"I know you're there, Master Gray, and so help me I'll rap your knuckles with me fork if you don't — oh!"
Mrs. Braxton jumped nearly a foot into the air as Gray swatted her backside, distracting her long enough to pluck two sausages from the tray. The scullery maids burst out with their giggles as Mrs. Braxton swung her fork at him like a sword. He bounded away, holding up his prizes, one in each hand.
"Oh, you scoundrel!" she cried, her cheeks coloring a deeper crimson. She couldn't contain her own grin though. "If that's the way you're treating the young women in London, you'll be a bachelor forever!"
"Or married in a fortnight," he said, winking at her.
Gray laughed and darted out of the kitchen as a new potato came sailing toward his head. Their butler's wife had extraordinarily good aim, and a welt on his forehead was not something he desired, especially if he was going to pay the Coopers a visit tomorrow.
His smile dulled somewhat as Mrs. Frommer came around the corner in the hallway and met him with her usual, dour expression. The strict housekeeper could scatter the rest of the staff under her watch with one glance, and the effect was much the same with him. She bobbed her head, continuing into the kitchen, and Gray made good on his escape.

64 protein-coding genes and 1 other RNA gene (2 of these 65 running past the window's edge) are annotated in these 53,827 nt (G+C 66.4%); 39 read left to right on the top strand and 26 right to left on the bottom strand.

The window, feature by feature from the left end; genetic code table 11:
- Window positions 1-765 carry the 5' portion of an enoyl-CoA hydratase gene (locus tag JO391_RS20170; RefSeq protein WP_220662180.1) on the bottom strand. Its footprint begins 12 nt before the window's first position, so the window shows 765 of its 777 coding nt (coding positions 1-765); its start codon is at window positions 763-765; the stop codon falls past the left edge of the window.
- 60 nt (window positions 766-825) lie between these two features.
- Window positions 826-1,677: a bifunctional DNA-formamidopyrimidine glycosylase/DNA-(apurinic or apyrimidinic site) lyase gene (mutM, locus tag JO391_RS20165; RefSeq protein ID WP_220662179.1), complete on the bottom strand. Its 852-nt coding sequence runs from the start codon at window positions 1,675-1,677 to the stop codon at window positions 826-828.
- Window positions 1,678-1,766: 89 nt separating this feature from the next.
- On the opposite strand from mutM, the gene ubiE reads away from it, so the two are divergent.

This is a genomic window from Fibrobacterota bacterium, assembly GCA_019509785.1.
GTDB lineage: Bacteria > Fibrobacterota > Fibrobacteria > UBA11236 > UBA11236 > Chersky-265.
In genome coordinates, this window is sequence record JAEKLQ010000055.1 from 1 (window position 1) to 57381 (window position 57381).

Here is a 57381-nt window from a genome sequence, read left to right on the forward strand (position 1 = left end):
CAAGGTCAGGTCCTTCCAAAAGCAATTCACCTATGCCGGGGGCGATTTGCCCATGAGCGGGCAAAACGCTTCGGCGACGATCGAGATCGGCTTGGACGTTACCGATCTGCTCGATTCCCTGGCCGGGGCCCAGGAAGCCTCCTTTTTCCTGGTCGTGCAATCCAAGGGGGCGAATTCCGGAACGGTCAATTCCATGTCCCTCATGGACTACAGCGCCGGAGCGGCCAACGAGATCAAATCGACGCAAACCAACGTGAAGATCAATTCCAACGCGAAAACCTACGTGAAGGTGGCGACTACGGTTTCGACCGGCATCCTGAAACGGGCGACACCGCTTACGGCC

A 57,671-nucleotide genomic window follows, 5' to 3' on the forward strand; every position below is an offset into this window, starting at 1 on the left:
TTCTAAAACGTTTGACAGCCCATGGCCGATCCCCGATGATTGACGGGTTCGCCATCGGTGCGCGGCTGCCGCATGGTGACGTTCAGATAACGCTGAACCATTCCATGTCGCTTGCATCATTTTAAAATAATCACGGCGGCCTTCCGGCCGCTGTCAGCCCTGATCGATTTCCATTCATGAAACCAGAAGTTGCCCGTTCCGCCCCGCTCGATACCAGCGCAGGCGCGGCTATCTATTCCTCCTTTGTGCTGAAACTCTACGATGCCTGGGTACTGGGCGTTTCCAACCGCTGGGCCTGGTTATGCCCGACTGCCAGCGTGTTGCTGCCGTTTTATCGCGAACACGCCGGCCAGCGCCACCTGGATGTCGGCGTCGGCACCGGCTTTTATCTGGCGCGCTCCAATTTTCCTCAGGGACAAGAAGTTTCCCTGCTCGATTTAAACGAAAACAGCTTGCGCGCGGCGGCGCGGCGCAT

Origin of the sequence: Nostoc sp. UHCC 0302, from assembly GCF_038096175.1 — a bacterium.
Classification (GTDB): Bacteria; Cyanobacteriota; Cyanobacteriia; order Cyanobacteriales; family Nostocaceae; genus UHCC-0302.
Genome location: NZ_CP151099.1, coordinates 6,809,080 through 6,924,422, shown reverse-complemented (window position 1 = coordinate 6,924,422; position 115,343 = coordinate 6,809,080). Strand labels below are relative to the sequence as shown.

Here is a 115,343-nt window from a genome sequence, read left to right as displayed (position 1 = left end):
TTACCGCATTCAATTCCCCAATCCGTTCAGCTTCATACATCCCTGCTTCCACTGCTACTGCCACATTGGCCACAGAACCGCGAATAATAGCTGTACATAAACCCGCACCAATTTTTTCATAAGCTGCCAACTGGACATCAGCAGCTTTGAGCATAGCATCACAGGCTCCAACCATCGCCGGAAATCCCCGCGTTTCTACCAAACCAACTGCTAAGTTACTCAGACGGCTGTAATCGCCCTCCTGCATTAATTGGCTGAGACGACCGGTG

He was nearly to the top of the servant stairs to the first floor when the door at the landing opened. Brynn's new lady's maid, Lana Volchek, rushed down the first few steps, only glancing up when she had reached the step above Gray's. When she saw him, she didn't widen her eyes the way the two scullery maids had. She didn't gasp or falter at the unexpected sight of a lord in the servant stairwell.
She glared at him, one imperious, dark brow vaulted high. The laughter froze on his cheeks as she regarded him with a disapproving stare far beyond the reaches of her position.
"I know what you are doing," Lana said, her voice low.
Gray looked at the sausages in his hands, one of which was already half eaten. Unfortunately, he had not finished chewing just yet. Hurriedly, he swallowed and licked his lips, concerned one of his ravenous bites may have left behind a drop of grease on his mouth.
"Stealing sausages?" he said.
She rolled her eyes, each bright green iris glittering in the light cast by the stairwell's single wall sconce. "You and Lady Briannon are going to the attics," she said. "Again."
Gray pulled back, this time with indignation. "Did you ... Miss Volchek, did you just roll your eyes at me?" he asked, coming up to the same step on which she stood.